A five-year-old Las Vegas girl died Tuesday after coming down with a strain of the flu that she had been vaccinated against earlier this year, FOX5 Vegas reported.
The Clark County Coroner's Official determined Kiera Driscoll died from cardiac arrest due to influenza A. Her father, Patrick, told FOX5 Vegas that she had developed a cough and fever Sunday before being prescribed steroids and a nebulizer on Monday. Kiera later collapsed but paramedics were unable to revive her.
Patrick told the station that his daughter had received a flu shot, with her doctors confirming that she had contracted the same strain that she had been vaccinated against.
"She was healthy Friday. Sunday in the evening, her mother noticed that she was getting ill," Laurel Beckstead, Kiera's aunt told FOX5 Vegas.
Southern Nevada Health District spokeswoman told the news station that there have been six flu-related deaths in Clark County this season. Four of the deaths were children.
According to the Centers for Disease Control and Prevention (CDC), at least 56 children in 23 states have died from the flu since Sept. 28. The CDC warned in December that the current flu vaccine available may not be a good match for the most common strain circulating in the U.S.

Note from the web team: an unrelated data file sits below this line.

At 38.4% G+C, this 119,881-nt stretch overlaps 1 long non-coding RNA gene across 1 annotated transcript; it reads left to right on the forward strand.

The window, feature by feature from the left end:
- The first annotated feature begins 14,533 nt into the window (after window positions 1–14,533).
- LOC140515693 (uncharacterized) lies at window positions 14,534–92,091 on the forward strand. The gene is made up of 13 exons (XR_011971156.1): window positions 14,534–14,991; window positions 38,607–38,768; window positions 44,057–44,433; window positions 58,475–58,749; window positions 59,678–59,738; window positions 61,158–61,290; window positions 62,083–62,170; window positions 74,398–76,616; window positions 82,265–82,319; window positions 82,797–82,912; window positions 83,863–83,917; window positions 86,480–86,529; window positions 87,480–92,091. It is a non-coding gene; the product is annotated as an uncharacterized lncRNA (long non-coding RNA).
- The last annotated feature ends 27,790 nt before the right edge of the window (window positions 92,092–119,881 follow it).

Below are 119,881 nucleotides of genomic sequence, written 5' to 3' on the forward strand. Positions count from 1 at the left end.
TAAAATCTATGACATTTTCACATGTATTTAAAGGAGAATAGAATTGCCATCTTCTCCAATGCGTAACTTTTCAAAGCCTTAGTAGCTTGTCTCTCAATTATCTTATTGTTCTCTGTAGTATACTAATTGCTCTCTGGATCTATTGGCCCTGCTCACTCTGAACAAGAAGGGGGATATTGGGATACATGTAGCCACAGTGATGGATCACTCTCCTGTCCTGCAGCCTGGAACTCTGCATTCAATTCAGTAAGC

The CDC issued an advisory to doctors noting that flu virus samples the agency took from Oct. 1 through Nov. 22 showed that just under half were a good match for the current influenza A component contained in flu shots for the 2014-2015 season, suggesting the virus had drifted.
In past seasons when the influenza A strain had mutated from the vaccine strain, flu shots were less effective. Flu seasons dominated by influenza A strains tend to have higher overall hospitalization rates and more flu-related deaths, especially among older people and very young children, according to Reuters.
The CDC said the flu shots may still offer some protection against drifted viruses, which could help reduce the risk of the most severe complications of the flu.